EU leaders lukewarm on British PM's Brexit extension request

Theresa May's plea for another delay to EU departure draws tepid response from France, Germany, Netherlands.

    Leaders in Europe have poured cold water on British Prime Minister Theresa May's request for a 12-week Brexit extension, arguing it does not amount to a clear and credible plan for the UK's departure from the European Union.

    In separate statements on Friday, Dutch, German and French officials all called on May to clarify her plan to take the UK out of the bloc in advance of an EU summit set to take place on Wednesday, when her postponement proposal will be considered.

    The British prime minister earlier on Friday sent a letter to European Council President Donald Tusk asking Brussels to delay Brexit until June 30 in order to ensure an "orderly" exit.

    The UK is currently scheduled to leave the EU on April 12, with British legislators' failure to agree on any scheme for exiting the 28-member bloc raising the possibility of a so-called "no-deal" departure - something May and her EU counterparts are eager to avoid.

    'Delay a tool, not a solution'

    French President Emmanuel Macron's office suggested it was "premature" to consider a postponement in the absence of a clear plan from London.

    "A delay is a tool, but not a solution in itself," a presidential source told the AFP news agency.

    Dutch Prime Minister Mark Rutte meanwhile said May's request raised "many questions", adding "a delay only makes sense if we understand the reason for it".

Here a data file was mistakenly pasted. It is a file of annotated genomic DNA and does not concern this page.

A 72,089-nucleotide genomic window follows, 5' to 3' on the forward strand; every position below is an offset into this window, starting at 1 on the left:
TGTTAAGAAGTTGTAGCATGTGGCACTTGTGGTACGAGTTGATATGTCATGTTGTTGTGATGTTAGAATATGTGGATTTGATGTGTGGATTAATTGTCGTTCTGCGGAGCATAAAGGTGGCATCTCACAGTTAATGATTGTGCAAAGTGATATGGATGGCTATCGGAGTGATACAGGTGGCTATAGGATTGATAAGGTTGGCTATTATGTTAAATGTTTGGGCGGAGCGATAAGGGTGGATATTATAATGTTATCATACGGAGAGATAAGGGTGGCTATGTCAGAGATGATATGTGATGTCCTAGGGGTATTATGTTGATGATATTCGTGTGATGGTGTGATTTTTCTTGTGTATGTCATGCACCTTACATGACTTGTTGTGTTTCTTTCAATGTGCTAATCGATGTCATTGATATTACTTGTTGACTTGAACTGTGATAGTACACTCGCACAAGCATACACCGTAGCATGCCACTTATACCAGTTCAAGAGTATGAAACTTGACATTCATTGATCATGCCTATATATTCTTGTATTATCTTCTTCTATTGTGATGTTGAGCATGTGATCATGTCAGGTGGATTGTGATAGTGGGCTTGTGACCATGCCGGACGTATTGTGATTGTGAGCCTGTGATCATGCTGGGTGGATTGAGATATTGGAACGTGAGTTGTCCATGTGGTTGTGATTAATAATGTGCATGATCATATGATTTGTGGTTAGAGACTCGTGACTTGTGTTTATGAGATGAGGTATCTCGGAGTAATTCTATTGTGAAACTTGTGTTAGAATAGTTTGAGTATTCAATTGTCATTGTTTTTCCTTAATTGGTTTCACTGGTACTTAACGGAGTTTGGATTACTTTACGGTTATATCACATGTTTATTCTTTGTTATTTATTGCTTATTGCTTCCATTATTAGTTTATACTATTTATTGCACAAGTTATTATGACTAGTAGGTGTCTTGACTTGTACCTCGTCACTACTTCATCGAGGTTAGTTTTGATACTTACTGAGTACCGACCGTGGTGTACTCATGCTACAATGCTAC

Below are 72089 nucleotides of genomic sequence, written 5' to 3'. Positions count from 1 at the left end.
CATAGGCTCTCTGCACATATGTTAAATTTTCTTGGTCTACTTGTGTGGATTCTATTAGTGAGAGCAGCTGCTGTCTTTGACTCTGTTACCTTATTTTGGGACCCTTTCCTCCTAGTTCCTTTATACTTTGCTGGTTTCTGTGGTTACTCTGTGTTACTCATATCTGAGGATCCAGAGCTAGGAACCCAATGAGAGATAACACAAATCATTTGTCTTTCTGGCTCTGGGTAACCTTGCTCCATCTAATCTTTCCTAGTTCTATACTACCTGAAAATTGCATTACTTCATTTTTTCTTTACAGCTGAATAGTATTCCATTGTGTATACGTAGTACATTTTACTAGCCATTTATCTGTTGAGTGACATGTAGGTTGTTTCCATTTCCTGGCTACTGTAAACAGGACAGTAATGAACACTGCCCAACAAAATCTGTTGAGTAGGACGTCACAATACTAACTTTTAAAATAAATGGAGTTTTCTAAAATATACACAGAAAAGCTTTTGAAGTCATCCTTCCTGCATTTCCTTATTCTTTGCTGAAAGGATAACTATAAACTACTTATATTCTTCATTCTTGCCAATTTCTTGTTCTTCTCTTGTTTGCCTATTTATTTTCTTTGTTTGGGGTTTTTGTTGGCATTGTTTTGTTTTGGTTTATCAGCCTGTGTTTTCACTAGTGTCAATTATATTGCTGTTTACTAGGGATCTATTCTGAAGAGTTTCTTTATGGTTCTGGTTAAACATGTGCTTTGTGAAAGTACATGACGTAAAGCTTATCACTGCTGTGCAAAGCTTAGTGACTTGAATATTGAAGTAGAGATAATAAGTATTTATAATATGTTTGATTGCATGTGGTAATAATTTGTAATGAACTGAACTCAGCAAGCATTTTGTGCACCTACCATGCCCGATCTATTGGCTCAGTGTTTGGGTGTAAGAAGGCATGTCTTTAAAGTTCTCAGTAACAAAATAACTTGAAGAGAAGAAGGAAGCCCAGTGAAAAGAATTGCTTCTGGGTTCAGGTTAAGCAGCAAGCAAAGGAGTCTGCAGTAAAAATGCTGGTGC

German Foreign Minister Heiko Maas echoed Rutte's concerns and said May must clarify her plan before the upcoming EU summit so European leaders could "form an opinion on an extension" and "under what circumstances" any postponement could take place.


    All EU member states must give unanimous backing to any deadline extension, with officials already rejecting a request by May for an extension to the end of June at a summit last month, instead offering the April 12 deadline.

    Britain had initially agreed to an EU departure date of March 29 but amid successive failures to get her Brexit deal signed off by the UK Parliament, May has been under pressure to push the deadline back in order to avoid a no-deal exit.

    In the face of continued opposition to her plan, including from within her own Conservative Party and its government partner, the Northern Irish Democratic Unionist Party (DUP), the prime minister has turned to main opposition Labour Party leader Jeremy Corbyn in the hope of creating cross-party consensus on an exit strategy.

    Labour has called for any departure deal to ensure the protection of the "exact same benefits" as the UK currently has as a member of the EU's single market and customs union.

    Tusk to float 'flexible' extension

    Amid the continued uncertainty, Tusk is considering proposing an offer of a 12-month "flexible" extension to the Brexit date, the BBC reported on Friday, citing a senior EU source.


    Reacting to the report, Irish Prime Minister Leo Varadkar said a longer delay to the UK's departure from the bloc might be favourable.

    "None of us want no deal next week but we also want to avoid rolling extensions because that just adds to the uncertainty so perhaps a longer extension might make more sense," Varadkar told Irish national broadcaster RTE.

    A further delay to Brexit could result in the UK taking part in European Parliamentary elections, due to take place between May 23 and 26.

    May proposed in her letter that if MPs approve a divorce deal in time, the UK should be able to leave before the elections take place.

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    SOURCE: Al Jazeera and news agencies